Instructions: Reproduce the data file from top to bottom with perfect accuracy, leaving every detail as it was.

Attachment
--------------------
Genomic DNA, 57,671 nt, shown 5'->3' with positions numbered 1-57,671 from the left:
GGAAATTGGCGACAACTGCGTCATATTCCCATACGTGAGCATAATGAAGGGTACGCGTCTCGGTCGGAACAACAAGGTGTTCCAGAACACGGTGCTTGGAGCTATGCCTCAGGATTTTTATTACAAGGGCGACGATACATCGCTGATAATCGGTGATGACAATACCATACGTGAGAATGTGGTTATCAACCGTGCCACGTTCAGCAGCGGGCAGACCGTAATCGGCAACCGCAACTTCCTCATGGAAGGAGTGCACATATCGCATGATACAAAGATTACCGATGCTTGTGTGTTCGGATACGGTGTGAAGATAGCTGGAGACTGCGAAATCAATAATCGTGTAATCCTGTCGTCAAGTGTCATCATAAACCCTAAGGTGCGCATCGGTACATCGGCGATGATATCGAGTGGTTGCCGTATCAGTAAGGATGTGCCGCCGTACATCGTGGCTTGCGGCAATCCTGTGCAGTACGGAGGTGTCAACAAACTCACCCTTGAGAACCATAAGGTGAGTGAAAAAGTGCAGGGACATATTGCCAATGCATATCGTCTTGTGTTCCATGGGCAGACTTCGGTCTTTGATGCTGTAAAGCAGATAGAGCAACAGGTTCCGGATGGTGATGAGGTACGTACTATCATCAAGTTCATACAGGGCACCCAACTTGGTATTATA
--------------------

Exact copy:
Genomic DNA, 57,671 nt, shown 5'->3' with positions numbered 1-57,671 from the left:
GGAAATTGGCGACAACTGCGTCATATTCCCATACGTGAGCATAATGAAGGGTACGCGTCTCGGTCGGAACAACAAGGTGTTCCAGAACACGGTGCTTGGAGCTATGCCTCAGGATTTTTATTACAAGGGCGACGATACATCGCTGATAATCGGTGATGACAATACCATACGTGAGAATGTGGTTATCAACCGTGCCACGTTCAGCAGCGGGCAGACCGTAATCGGCAACCGCAACTTCCTCATGGAAGGAGTGCACATATCGCATGATACAAAGATTACCGATGCTTGTGTGTTCGGATACGGTGTGAAGATAGCTGGAGACTGCGAAATCAATAATCGTGTAATCCTGTCGTCAAGTGTCATCATAAACCCTAAGGTGCGCATCGGTACATCGGCGATGATATCGAGTGGTTGCCGTATCAGTAAGGATGTGCCGCCGTACATCGTGGCTTGCGGCAATCCTGTGCAGTACGGAGGTGTCAACAAACTCACCCTTGAGAACCATAAGGTGAGTGAAAAAGTGCAGGGACATATTGCCAATGCATATCGTCTTGTGTTCCATGGGCAGACTTCGGTCTTTGATGCTGTAAAGCAGATAGAGCAACAGGTTCCGGATGGTGATGAGGTACGTACTATCATCAAGTTCATACAGGGCACCCAACTTGGTATTATA